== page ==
Personal struggles with addiction and troubles with the law, not to mention the connection of his folk-royalty father, Steve Earle, have meant that Earle the Younger, gifted as he is, has always had a specific narrative attached to him and his music. It’s not like this is anything new—musicians, especially in such a story-driven genre like folk—are forever at the mercy of the narratives, mythologies and personal demons to which they are tied, making the title of this album all the more apt. When that statement is sung on the title track, a wistful, shuffling ode to a dissolving relationship, it’s with an insistence and almost a sense of calm, as if Earle, too, is letting us know that he’s more than aware of what we all think of him, of the narratives attached to him, and he’s alright with that.
This is where we’re at with Justin Townes Earle, who opens his latest album with the line, “Hear my father on the radio, singin’ ‘Take Me Home Again,’” following up with “Sometimes I wish that I could get away / sometimes I wish that he’d just call” and a sighed “I thought I’d be a better man.” That self-awareness comes into play again, and Earle lays it all down for us less than a minute into the album, and beautifully, amid gentle, echo-y electric picking and mournful horns that wind around his words like the Carolina coast he references.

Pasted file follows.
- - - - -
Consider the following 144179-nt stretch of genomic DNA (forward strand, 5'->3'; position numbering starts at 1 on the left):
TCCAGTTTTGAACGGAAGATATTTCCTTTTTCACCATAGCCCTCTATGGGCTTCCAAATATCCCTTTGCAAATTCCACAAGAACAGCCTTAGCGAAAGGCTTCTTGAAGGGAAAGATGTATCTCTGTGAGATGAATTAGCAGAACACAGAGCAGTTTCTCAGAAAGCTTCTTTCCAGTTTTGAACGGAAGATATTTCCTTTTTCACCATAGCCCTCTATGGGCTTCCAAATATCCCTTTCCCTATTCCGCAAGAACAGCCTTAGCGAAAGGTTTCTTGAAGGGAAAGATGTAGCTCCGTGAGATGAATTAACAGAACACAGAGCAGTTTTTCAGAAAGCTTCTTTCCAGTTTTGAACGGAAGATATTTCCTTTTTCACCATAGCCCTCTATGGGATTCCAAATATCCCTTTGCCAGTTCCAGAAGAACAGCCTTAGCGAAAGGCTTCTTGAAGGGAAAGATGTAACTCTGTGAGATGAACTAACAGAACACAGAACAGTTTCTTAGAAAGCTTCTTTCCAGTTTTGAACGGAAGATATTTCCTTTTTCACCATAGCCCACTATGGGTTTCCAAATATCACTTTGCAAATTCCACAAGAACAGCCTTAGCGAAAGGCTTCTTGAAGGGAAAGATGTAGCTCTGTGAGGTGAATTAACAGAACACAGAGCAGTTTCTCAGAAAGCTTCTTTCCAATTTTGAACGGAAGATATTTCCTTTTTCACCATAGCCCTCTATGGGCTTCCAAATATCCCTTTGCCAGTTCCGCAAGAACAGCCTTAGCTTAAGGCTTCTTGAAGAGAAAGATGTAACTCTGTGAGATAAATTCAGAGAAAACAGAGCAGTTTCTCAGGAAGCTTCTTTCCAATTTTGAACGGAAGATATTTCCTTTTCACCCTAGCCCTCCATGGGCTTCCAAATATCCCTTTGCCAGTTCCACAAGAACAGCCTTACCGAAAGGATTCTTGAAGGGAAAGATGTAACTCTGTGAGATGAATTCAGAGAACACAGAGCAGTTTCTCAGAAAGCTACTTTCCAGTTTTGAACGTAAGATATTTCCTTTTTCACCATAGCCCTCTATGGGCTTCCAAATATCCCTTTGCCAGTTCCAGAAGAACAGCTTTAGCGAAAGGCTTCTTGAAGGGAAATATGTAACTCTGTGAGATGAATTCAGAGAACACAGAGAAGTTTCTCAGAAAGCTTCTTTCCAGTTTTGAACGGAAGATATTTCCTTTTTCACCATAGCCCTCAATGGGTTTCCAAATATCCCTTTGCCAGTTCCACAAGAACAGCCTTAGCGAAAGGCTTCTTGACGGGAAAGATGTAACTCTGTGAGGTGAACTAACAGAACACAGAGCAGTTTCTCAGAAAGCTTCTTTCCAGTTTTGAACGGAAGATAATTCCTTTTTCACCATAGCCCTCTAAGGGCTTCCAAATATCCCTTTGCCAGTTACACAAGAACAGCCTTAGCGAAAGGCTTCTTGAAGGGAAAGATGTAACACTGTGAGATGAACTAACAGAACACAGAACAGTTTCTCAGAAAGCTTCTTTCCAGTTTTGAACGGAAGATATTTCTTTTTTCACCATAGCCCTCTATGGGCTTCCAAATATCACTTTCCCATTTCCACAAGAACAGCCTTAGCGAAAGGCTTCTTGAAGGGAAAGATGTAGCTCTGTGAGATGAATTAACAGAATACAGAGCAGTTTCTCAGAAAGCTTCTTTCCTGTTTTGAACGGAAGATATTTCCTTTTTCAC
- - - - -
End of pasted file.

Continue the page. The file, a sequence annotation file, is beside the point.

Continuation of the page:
Nothing’s Gonna Change… is ultimately the kind of album you can curl up into, let the warm tones surround you and rest easy—not in a The King of Limbs, “this-album-made-me-fall-asleep” way like but in a way that makes you feel like, “damn, everything feels right about now.” — Paste